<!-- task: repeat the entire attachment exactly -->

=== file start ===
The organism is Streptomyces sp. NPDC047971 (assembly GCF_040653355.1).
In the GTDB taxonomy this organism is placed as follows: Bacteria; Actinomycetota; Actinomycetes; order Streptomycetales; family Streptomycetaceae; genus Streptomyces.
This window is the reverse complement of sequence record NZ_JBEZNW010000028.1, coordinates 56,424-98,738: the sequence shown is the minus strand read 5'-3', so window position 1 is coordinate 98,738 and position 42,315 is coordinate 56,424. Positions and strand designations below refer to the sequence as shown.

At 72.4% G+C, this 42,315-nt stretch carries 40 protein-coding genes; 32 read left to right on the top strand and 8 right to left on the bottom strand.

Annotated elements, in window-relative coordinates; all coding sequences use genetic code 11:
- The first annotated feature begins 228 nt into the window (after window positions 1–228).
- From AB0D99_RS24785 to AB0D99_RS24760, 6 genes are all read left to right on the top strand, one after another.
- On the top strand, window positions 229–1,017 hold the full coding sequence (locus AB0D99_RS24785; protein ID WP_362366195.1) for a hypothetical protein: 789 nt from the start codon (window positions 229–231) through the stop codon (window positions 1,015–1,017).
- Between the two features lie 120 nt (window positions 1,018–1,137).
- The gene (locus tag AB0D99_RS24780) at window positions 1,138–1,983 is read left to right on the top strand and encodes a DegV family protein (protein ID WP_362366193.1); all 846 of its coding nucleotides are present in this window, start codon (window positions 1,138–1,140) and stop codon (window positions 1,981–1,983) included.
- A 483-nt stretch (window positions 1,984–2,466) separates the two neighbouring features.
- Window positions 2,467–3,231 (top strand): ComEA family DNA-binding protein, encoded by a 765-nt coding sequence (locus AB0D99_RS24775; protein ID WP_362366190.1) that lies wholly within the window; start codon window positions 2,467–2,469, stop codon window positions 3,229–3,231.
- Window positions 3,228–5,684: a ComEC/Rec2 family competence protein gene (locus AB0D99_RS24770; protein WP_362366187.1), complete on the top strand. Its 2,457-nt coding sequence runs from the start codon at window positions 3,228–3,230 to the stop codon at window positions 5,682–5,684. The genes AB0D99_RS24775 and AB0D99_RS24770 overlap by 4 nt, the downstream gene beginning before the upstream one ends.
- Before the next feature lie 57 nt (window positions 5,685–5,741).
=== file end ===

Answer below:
The organism is Streptomyces sp. NPDC047971 (assembly GCF_040653355.1).
In the GTDB taxonomy this organism is placed as follows: Bacteria; Actinomycetota; Actinomycetes; order Streptomycetales; family Streptomycetaceae; genus Streptomyces.
This window is the reverse complement of sequence record NZ_JBEZNW010000028.1, coordinates 56,424-98,738: the sequence shown is the minus strand read 5'-3', so window position 1 is coordinate 98,738 and position 42,315 is coordinate 56,424. Positions and strand designations below refer to the sequence as shown.

At 72.4% G+C, this 42,315-nt stretch carries 40 protein-coding genes; 32 read left to right on the top strand and 8 right to left on the bottom strand.

Annotated elements, in window-relative coordinates; all coding sequences use genetic code 11:
- The first annotated feature begins 228 nt into the window (after window positions 1–228).
- From AB0D99_RS24785 to AB0D99_RS24760, 6 genes are all read left to right on the top strand, one after another.
- On the top strand, window positions 229–1,017 hold the full coding sequence (locus AB0D99_RS24785; protein ID WP_362366195.1) for a hypothetical protein: 789 nt from the start codon (window positions 229–231) through the stop codon (window positions 1,015–1,017).
- Between the two features lie 120 nt (window positions 1,018–1,137).
- The gene (locus tag AB0D99_RS24780) at window positions 1,138–1,983 is read left to right on the top strand and encodes a DegV family protein (protein ID WP_362366193.1); all 846 of its coding nucleotides are present in this window, start codon (window positions 1,138–1,140) and stop codon (window positions 1,981–1,983) included.
- A 483-nt stretch (window positions 1,984–2,466) separates the two neighbouring features.
- Window positions 2,467–3,231 (top strand): ComEA family DNA-binding protein, encoded by a 765-nt coding sequence (locus AB0D99_RS24775; protein ID WP_362366190.1) that lies wholly within the window; start codon window positions 2,467–2,469, stop codon window positions 3,229–3,231.
- Window positions 3,228–5,684: a ComEC/Rec2 family competence protein gene (locus AB0D99_RS24770; protein WP_362366187.1), complete on the top strand. Its 2,457-nt coding sequence runs from the start codon at window positions 3,228–3,230 to the stop codon at window positions 5,682–5,684. The genes AB0D99_RS24775 and AB0D99_RS24770 overlap by 4 nt, the downstream gene beginning before the upstream one ends.
- Before the next feature lie 57 nt (window positions 5,685–5,741).